Importance of the employee lifecycle

Employee lifecycle management is considered a crucial function of the HR department, as it deals with the most valuable asset of the organization -- its employees. A lifecycle program gives employees a consistent series of steps throughout their career with a company, and it enables employers to analyze data that can help them make improvements. This can help improve employee motivation, well-being, longevity and performance.

How to measure KPIs in the employee lifecycle

Key performance indicators (KPIs) are crucial to helping an organization evaluate its progress toward reaching its goals. There are numerous measurable KPIs for each step in the employee lifecycle; some are more applicable than others to how an organization measures and defines its employee lifecycle objectives. The following KPIs are grouped into three categories: recruitment and onboarding, employee engagement and retention, and offboarding.

Recruitment and onboarding KPIs

In addition to tracking company ratings on sites such as Glassdoor or Indeed, or tracking company interactions on social media, an organization can measure the following metrics:

  • Cost per hire measures the average number of resources the company expended to hire one employee.
  • Time to hire measures the average time it takes the recruitment team to fill a position.
  • Pre-hire surveys track the candidate's experience with the recruitment process.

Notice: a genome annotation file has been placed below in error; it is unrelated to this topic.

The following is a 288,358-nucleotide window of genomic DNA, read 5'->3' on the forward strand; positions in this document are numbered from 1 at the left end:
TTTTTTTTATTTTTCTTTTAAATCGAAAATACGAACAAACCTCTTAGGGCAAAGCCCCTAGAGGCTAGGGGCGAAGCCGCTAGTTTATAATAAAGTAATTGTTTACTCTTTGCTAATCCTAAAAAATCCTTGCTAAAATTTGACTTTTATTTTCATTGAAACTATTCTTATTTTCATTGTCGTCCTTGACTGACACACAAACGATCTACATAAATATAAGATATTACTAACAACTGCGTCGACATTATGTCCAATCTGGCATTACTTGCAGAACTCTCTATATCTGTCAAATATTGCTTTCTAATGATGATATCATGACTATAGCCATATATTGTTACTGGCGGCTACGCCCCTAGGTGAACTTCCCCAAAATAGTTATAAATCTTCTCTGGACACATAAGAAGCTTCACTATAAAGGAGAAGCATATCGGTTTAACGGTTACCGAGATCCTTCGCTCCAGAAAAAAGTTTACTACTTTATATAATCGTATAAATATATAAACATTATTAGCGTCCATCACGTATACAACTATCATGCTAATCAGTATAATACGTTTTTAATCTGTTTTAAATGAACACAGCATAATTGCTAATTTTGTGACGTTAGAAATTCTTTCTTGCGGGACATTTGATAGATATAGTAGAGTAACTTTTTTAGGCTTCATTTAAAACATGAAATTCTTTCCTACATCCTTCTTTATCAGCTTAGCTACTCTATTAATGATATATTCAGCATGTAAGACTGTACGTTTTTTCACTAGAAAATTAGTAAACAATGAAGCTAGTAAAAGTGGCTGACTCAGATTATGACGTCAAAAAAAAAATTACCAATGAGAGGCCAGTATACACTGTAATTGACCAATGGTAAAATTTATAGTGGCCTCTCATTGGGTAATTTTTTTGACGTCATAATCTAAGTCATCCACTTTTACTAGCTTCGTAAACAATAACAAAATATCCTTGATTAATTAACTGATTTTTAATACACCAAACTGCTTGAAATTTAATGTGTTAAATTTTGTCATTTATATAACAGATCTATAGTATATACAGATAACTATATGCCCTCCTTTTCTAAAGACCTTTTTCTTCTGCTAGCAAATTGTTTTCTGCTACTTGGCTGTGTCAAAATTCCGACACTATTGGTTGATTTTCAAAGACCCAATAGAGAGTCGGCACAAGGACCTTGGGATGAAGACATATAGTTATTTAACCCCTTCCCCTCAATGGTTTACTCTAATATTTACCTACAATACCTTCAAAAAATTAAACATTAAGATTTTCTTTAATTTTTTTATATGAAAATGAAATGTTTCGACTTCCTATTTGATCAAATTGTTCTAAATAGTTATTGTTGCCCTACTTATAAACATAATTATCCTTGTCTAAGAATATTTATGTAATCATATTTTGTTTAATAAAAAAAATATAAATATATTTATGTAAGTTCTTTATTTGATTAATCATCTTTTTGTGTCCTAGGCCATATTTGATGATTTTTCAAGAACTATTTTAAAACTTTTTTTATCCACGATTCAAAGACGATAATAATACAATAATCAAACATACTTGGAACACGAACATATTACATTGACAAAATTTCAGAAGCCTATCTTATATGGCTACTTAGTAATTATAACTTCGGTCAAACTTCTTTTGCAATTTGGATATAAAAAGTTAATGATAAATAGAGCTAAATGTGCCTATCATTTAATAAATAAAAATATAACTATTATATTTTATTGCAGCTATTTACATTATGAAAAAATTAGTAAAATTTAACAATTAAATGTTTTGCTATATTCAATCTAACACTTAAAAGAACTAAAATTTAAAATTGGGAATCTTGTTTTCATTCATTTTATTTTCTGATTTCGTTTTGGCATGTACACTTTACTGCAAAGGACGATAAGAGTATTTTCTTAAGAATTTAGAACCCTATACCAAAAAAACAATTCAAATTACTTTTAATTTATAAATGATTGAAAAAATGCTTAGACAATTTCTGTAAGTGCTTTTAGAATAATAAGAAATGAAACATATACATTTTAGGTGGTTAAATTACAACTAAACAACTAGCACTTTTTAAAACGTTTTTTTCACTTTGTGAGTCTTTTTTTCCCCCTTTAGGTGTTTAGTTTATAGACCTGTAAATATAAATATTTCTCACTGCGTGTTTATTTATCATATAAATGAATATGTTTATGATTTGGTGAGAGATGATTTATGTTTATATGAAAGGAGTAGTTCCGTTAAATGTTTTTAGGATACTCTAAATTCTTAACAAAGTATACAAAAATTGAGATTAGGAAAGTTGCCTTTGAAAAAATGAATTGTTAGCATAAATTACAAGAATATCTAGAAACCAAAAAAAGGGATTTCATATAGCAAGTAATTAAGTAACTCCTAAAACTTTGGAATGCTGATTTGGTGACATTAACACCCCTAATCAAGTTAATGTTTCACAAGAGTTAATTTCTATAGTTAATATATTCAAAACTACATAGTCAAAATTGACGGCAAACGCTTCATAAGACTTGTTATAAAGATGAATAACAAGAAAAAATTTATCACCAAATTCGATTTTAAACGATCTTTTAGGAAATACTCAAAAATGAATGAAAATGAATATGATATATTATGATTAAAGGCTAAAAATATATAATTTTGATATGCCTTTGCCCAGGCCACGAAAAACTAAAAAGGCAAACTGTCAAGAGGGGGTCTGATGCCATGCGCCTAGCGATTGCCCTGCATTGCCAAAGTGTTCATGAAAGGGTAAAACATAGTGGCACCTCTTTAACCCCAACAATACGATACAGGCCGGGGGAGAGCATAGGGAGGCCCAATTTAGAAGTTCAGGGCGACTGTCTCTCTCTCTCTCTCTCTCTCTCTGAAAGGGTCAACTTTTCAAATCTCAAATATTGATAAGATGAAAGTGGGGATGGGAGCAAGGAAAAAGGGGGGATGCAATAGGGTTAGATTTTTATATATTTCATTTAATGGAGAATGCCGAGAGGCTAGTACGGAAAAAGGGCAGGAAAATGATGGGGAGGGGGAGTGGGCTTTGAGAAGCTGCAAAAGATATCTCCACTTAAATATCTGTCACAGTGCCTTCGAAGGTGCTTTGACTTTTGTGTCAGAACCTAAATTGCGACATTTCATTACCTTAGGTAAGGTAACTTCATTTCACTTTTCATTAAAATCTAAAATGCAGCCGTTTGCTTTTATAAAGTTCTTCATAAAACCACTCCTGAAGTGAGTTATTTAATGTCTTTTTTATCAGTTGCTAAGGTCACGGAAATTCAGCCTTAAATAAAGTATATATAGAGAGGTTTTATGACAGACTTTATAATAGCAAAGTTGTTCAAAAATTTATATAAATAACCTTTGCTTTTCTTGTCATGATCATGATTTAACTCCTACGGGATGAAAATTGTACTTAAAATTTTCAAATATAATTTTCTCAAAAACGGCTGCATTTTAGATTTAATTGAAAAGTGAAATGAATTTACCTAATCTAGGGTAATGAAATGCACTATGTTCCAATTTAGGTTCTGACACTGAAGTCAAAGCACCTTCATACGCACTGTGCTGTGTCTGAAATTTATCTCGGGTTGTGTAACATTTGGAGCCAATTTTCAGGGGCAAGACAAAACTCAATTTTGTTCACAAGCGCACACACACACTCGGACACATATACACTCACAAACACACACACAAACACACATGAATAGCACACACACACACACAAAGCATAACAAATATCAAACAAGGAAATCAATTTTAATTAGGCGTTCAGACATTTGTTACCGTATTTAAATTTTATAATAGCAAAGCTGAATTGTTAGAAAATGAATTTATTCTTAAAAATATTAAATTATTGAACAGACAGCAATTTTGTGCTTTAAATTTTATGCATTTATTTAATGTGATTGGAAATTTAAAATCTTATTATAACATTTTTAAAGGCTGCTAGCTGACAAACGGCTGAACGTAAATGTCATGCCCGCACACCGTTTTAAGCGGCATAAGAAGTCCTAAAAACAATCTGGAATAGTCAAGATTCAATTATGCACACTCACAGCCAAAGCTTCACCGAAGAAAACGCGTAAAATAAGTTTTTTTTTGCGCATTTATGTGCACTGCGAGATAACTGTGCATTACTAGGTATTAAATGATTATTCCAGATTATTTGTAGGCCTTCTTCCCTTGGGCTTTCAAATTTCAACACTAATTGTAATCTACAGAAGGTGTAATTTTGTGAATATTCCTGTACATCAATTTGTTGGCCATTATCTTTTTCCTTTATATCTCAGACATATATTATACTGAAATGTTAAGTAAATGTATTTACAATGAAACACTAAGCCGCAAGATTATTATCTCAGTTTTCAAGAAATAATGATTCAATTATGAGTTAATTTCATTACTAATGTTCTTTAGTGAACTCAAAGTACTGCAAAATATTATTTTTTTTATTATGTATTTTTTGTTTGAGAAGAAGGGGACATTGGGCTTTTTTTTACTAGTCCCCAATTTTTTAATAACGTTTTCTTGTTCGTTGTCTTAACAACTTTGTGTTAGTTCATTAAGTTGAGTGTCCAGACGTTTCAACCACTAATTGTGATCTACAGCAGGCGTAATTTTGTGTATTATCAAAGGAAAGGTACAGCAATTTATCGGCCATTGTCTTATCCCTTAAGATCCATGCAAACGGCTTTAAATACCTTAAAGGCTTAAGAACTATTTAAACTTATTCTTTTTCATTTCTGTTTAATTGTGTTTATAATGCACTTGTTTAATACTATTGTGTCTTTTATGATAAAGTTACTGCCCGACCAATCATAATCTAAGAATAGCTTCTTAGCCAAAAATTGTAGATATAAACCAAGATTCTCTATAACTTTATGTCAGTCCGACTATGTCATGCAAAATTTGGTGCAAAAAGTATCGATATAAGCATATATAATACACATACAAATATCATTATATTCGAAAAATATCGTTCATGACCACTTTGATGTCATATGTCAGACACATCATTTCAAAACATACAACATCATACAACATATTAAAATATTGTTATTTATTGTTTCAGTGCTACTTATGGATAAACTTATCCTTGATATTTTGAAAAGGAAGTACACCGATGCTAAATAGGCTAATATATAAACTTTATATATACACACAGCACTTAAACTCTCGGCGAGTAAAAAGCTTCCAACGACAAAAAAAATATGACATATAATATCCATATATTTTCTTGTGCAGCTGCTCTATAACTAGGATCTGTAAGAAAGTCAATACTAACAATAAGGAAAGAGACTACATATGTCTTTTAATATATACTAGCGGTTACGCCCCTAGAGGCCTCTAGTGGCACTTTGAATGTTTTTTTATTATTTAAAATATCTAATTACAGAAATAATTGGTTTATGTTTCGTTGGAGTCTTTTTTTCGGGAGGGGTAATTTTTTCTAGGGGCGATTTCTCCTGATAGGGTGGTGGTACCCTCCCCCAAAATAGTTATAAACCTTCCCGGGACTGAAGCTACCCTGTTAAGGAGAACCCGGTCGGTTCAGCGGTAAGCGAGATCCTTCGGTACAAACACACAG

• Training surveys identify if the new employee found the hiring process easy or difficult.
  • Time to productivity shows the amount of time it takes for a new employee to reach productivity once they're in their new role.
  • New hire satisfaction measures the success of HR's recruitment process.

Employee engagement and retention KPIs

  • Employee retention rate measures the percentage of employees who stay with a company at least one year.
  • Internal promotion rates measure the number of employees who are moving up in the company.
  • Training return on investment measures the impact of training versus the cost.
  • Employee promotion progression measures the new hire's career progression within the company.
  • Turnover measures the percentage of employees who leave the organization on their own.
  • Churnover measures the movement of internal employees across the organization.
  • Satisfaction with benefits measures how happy employees are with the benefits the company offers.

Offboarding KPIs